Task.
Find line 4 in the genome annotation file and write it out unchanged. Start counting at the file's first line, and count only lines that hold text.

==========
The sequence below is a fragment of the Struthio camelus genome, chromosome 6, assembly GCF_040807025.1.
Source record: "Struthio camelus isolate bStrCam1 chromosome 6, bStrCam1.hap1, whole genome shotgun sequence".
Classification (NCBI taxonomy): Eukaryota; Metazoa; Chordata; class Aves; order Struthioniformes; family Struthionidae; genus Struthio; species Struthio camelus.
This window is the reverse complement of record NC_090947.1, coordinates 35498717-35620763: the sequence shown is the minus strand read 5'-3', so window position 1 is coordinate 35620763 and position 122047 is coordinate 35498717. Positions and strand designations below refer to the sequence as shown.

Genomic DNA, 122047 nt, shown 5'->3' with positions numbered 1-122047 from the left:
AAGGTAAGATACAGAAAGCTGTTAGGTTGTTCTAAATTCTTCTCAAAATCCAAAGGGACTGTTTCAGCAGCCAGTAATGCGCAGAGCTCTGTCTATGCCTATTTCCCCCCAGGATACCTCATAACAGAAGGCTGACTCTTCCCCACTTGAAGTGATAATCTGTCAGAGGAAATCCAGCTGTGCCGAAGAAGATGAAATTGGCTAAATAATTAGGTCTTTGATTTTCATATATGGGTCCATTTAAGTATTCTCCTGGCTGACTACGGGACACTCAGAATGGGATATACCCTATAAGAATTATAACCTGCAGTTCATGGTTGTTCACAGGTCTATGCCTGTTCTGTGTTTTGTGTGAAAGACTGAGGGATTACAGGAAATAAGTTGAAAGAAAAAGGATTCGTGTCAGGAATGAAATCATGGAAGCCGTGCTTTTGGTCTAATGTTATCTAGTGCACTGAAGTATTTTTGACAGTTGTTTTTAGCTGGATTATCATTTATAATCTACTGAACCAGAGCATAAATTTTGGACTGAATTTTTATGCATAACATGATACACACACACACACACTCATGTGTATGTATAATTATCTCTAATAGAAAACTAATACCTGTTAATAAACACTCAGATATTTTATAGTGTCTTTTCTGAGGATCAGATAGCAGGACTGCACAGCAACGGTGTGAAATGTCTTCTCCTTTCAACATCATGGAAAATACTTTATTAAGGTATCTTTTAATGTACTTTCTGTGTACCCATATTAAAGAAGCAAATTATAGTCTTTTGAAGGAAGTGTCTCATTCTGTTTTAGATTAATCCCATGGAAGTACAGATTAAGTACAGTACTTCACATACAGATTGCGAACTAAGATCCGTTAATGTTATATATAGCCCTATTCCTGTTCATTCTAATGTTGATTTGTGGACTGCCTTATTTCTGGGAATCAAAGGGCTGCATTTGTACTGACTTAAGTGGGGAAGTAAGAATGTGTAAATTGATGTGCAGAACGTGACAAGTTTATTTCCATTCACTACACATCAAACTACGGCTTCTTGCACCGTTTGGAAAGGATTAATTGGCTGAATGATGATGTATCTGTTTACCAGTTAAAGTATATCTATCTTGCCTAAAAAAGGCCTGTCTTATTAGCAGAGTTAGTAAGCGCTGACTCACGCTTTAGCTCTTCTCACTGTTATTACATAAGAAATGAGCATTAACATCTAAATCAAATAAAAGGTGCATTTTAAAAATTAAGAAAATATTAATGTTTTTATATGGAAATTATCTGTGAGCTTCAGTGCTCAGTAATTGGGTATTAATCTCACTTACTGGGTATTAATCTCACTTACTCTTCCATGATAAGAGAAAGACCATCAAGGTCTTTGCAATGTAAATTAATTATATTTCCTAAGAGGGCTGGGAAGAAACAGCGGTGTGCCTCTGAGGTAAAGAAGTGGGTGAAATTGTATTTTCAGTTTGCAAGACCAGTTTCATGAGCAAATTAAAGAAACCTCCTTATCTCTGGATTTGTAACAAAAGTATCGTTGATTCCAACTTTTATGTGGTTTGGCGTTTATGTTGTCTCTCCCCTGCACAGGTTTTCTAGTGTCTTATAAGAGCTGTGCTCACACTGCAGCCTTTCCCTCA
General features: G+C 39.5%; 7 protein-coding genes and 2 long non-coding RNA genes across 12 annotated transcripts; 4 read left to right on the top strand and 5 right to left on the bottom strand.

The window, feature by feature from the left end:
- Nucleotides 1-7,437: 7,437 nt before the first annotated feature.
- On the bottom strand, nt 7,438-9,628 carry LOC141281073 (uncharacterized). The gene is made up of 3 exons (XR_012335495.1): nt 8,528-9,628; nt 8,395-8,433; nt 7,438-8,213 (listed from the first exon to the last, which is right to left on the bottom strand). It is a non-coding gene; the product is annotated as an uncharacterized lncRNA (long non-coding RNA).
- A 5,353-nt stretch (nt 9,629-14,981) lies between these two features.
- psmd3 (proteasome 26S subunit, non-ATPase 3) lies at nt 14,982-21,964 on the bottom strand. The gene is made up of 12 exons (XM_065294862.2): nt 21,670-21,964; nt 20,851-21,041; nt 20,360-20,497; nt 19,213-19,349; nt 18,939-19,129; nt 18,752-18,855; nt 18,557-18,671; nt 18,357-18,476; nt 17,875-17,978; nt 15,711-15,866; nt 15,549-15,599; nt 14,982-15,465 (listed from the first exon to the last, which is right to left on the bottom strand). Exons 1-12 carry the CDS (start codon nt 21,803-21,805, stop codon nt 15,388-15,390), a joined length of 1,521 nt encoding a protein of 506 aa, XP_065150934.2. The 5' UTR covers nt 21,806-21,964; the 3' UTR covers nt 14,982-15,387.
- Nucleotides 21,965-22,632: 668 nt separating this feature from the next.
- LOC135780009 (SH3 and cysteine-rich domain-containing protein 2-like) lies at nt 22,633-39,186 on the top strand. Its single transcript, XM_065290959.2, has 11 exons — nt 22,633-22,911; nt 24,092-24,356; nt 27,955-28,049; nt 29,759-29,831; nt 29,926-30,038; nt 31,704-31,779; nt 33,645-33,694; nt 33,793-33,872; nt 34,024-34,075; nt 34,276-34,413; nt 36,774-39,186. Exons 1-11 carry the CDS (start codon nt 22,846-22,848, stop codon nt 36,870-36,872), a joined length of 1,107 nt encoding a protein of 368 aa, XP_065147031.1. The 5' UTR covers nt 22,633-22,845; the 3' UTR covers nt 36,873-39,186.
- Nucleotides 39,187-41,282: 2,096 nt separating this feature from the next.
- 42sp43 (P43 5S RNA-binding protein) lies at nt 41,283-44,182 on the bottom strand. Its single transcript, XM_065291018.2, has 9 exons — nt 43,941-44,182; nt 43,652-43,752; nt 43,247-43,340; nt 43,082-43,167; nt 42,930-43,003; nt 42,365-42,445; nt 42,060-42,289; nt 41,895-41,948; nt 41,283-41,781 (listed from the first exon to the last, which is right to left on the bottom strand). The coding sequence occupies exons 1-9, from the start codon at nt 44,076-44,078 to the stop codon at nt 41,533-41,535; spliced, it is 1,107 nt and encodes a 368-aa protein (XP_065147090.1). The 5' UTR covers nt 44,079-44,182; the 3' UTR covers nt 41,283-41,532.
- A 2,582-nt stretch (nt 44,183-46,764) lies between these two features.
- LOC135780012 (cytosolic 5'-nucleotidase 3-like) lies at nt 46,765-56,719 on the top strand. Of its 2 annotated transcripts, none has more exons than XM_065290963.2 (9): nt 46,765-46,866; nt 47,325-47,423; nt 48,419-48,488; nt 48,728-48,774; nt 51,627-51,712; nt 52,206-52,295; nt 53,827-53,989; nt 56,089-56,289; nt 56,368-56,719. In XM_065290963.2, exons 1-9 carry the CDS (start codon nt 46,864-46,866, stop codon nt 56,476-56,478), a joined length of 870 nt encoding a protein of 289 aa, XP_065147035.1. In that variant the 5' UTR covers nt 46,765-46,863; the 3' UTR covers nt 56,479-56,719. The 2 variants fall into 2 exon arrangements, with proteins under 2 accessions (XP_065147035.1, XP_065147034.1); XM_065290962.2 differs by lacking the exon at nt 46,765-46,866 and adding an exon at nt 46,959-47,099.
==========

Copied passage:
This window is the reverse complement of record NC_090947.1, coordinates 35498717-35620763: the sequence shown is the minus strand read 5'-3', so window position 1 is coordinate 35620763 and position 122047 is coordinate 35498717. Positions and strand designations below refer to the sequence as shown.